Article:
• Former New Mexico Gov. Bill Richardson is working to secure WNBA star Brittney Griner's release.
  • He is expected to travel to Moscow in the next few weeks, ABC reported, citing an anonymous source.
  • Richardson has helped negotiate the release of hostages detained by Hamas, North Korea, and Cuba.

Former New Mexico Gov. Bill Richardson is expected to travel to Moscow for talks to secure the release and return of WNBA star Brittney Griner, ABC News reported, citing an anonymous source with knowledge of the matter.

A former ambassador to the United Nations, Richardson is a veteran negotiator and has been involved in securing the freedom of prisoners or hostages detained by North Korea, Hamas, Sudanese rebels, Cuba, Myanmar, and Iraq, according to his center's website.

He works privately as a hostage negotiator, but his missions often receive the blessing of the US government, according to the Associated Press and Agence France-Presse.

More recently, Richardson helped negotiate a prisoner swap in April between US Marine veteran Trevor Reed — held in Russia after being accused of drunkenly attacking Moscow police officers — and a convicted Russian drug smuggler who was in US custody since 2010.

Bill Richardson (right) seen with freed US journalist Danny Fenster, who was originally sentenced to 11 years in prison in Myanmar. Foto: KARIM JAAFAR/AFP via Getty Images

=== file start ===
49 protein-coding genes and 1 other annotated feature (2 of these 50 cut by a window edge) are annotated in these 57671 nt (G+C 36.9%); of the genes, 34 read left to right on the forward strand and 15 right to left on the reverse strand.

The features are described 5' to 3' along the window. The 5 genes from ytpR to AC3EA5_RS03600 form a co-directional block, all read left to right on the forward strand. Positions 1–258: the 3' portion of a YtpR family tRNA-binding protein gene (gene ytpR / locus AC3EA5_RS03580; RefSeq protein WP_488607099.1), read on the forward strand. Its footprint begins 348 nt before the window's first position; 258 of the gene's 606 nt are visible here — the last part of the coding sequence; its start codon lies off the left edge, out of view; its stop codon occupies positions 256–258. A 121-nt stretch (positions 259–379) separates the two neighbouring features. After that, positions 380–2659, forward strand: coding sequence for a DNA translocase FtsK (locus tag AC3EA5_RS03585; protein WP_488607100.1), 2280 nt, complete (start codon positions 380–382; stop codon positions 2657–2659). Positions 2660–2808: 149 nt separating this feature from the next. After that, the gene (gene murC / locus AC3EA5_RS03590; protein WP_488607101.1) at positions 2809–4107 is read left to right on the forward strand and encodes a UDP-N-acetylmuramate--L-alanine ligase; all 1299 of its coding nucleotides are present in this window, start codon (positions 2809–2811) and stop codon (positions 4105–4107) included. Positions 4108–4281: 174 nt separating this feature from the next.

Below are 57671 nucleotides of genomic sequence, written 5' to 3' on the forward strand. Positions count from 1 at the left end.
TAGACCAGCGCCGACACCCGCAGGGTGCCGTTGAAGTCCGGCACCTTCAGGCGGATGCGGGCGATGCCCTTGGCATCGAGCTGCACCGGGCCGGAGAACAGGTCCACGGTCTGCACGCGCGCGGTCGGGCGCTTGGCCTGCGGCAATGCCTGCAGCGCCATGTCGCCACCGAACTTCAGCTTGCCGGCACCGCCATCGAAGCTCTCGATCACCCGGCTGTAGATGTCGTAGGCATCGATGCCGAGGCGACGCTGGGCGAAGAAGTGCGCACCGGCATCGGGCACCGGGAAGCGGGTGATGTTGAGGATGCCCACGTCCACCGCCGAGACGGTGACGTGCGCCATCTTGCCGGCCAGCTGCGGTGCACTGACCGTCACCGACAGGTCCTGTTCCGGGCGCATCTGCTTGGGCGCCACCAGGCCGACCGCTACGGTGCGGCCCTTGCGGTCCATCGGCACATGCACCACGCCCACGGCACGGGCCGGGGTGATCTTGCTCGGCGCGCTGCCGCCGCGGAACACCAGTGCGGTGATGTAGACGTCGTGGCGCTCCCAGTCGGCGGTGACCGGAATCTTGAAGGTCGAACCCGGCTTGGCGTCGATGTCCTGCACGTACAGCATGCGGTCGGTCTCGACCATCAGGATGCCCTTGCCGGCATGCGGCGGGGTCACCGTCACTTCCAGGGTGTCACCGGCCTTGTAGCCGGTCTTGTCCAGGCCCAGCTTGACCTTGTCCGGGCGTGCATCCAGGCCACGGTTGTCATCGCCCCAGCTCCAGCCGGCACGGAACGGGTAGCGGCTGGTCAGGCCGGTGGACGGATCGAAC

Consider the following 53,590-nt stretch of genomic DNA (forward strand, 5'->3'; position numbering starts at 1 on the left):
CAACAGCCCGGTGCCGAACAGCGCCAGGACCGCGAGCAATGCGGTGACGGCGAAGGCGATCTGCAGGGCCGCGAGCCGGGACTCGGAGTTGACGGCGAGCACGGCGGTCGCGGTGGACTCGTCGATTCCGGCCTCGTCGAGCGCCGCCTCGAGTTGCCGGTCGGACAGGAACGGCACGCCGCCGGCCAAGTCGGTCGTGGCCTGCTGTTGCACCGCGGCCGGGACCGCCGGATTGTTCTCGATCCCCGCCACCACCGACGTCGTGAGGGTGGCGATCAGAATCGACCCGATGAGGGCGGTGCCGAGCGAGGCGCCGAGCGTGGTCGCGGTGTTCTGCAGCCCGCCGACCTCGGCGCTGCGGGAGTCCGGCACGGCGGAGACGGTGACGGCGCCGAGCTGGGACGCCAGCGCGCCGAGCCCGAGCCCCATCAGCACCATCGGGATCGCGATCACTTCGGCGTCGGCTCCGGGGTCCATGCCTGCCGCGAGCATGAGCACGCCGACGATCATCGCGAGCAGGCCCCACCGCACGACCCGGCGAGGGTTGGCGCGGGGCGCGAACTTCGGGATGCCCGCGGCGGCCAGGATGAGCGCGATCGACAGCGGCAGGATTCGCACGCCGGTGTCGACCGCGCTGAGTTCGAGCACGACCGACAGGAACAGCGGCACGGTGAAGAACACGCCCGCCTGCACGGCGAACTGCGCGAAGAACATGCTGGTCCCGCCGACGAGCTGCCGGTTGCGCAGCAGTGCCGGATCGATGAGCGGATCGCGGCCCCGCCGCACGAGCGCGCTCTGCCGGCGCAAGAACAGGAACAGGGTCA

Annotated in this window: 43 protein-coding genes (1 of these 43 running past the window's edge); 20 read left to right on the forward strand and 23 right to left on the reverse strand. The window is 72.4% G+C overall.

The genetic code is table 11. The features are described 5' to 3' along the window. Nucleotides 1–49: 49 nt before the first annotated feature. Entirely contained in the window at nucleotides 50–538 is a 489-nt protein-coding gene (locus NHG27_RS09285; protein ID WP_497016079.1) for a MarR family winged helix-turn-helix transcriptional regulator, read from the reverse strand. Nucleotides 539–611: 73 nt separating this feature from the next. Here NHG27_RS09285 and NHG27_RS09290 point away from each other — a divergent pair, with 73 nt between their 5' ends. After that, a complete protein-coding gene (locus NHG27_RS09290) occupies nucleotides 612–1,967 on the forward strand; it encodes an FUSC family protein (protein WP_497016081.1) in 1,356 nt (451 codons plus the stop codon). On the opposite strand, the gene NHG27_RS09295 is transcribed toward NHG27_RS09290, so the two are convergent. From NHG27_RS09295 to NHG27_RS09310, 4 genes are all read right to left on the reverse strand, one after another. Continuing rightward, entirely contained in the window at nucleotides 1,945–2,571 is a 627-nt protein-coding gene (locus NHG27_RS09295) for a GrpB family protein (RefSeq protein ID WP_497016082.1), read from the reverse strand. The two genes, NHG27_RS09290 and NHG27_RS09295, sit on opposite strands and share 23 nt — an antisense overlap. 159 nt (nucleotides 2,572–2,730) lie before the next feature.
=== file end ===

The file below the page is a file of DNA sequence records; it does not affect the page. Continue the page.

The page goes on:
According to ABC, Richardson plans to travel to Russia over the next few weeks, although the outlet noted that his office didn't confirm the trip and said it was "unable to comment on this at the moment."

Richardson's office did not immediately respond to a request for comment from Insider.

The former governor is currently representing Griner and her family, as well as the family of Paul Whelan, another US Marine veteran held in Russia on accusations of espionage.

Griner was detained in February after being accused by Russian authorities of possessing vape cartridges with hashish oil in her luggage at the airport. The White House described Griner as having been "wrongfully detained under intolerable circumstances."

She pleaded guilty to drug smuggling charges on Thursday. Experts told Insider the move could help her get home more quickly because she would likely have been found guilty by the Russian court.

TJ Quinn, a senior ESPN writer, cited sources who said Griner would also need to be found guilty if negotiations for her release were to begin.

Russian media has promoted the possibility of Griner or another American prisoner being exchanged for convicted arms dealer Viktor Bout, who's been called the "Merchant of Death."

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